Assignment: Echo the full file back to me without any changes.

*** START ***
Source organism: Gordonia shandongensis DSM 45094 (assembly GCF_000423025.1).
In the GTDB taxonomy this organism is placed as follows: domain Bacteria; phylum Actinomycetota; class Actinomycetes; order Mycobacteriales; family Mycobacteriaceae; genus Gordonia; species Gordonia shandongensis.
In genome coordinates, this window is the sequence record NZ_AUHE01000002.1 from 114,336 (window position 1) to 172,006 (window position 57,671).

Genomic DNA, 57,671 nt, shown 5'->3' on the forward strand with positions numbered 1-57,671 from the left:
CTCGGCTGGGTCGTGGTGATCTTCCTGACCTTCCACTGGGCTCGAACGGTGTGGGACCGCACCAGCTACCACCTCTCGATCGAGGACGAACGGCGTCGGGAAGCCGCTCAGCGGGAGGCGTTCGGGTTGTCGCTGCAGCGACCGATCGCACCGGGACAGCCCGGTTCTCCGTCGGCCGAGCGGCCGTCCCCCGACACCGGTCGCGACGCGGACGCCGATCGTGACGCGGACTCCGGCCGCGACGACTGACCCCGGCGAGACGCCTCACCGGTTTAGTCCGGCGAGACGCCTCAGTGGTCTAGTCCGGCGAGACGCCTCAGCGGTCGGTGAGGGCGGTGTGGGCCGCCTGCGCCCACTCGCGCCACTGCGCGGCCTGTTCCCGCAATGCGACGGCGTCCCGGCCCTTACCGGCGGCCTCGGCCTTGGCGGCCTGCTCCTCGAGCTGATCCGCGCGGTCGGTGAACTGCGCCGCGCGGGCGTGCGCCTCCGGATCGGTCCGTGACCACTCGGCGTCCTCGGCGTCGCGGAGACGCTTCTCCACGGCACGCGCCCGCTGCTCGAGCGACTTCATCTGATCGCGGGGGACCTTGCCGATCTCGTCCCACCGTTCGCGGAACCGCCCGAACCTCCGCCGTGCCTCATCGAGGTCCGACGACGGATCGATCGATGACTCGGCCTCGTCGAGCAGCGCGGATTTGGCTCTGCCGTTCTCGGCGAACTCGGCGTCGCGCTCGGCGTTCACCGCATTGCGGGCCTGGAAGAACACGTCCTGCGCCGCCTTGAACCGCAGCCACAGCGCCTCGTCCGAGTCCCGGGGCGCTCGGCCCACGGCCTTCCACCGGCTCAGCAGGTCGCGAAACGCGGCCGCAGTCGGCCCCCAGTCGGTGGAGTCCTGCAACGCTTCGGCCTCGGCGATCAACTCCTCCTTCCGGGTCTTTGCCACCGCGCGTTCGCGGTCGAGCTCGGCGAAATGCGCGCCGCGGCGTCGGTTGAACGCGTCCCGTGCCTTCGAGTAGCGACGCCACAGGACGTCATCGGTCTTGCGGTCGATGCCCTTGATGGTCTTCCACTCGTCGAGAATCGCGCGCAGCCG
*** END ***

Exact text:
Source organism: Gordonia shandongensis DSM 45094 (assembly GCF_000423025.1).
In the GTDB taxonomy this organism is placed as follows: domain Bacteria; phylum Actinomycetota; class Actinomycetes; order Mycobacteriales; family Mycobacteriaceae; genus Gordonia; species Gordonia shandongensis.
In genome coordinates, this window is the sequence record NZ_AUHE01000002.1 from 114,336 (window position 1) to 172,006 (window position 57,671).

Genomic DNA, 57,671 nt, shown 5'->3' on the forward strand with positions numbered 1-57,671 from the left:
CTCGGCTGGGTCGTGGTGATCTTCCTGACCTTCCACTGGGCTCGAACGGTGTGGGACCGCACCAGCTACCACCTCTCGATCGAGGACGAACGGCGTCGGGAAGCCGCTCAGCGGGAGGCGTTCGGGTTGTCGCTGCAGCGACCGATCGCACCGGGACAGCCCGGTTCTCCGTCGGCCGAGCGGCCGTCCCCCGACACCGGTCGCGACGCGGACGCCGATCGTGACGCGGACTCCGGCCGCGACGACTGACCCCGGCGAGACGCCTCACCGGTTTAGTCCGGCGAGACGCCTCAGTGGTCTAGTCCGGCGAGACGCCTCAGCGGTCGGTGAGGGCGGTGTGGGCCGCCTGCGCCCACTCGCGCCACTGCGCGGCCTGTTCCCGCAATGCGACGGCGTCCCGGCCCTTACCGGCGGCCTCGGCCTTGGCGGCCTGCTCCTCGAGCTGATCCGCGCGGTCGGTGAACTGCGCCGCGCGGGCGTGCGCCTCCGGATCGGTCCGTGACCACTCGGCGTCCTCGGCGTCGCGGAGACGCTTCTCCACGGCACGCGCCCGCTGCTCGAGCGACTTCATCTGATCGCGGGGGACCTTGCCGATCTCGTCCCACCGTTCGCGGAACCGCCCGAACCTCCGCCGTGCCTCATCGAGGTCCGACGACGGATCGATCGATGACTCGGCCTCGTCGAGCAGCGCGGATTTGGCTCTGCCGTTCTCGGCGAACTCGGCGTCGCGCTCGGCGTTCACCGCATTGCGGGCCTGGAAGAACACGTCCTGCGCCGCCTTGAACCGCAGCCACAGCGCCTCGTCCGAGTCCCGGGGCGCTCGGCCCACGGCCTTCCACCGGCTCAGCAGGTCGCGAAACGCGGCCGCAGTCGGCCCCCAGTCGGTGGAGTCCTGCAACGCTTCGGCCTCGGCGATCAACTCCTCCTTCCGGGTCTTTGCCACCGCGCGTTCGCGGTCGAGCTCGGCGAAATGCGCGCCGCGGCGTCGGTTGAACGCGTCCCGTGCCTTCGAGTAGCGACGCCACAGGACGTCATCGGTCTTGCGGTCGATGCCCTTGATGGTCTTCCACTCGTCGAGAATCGCGCGCAGCCG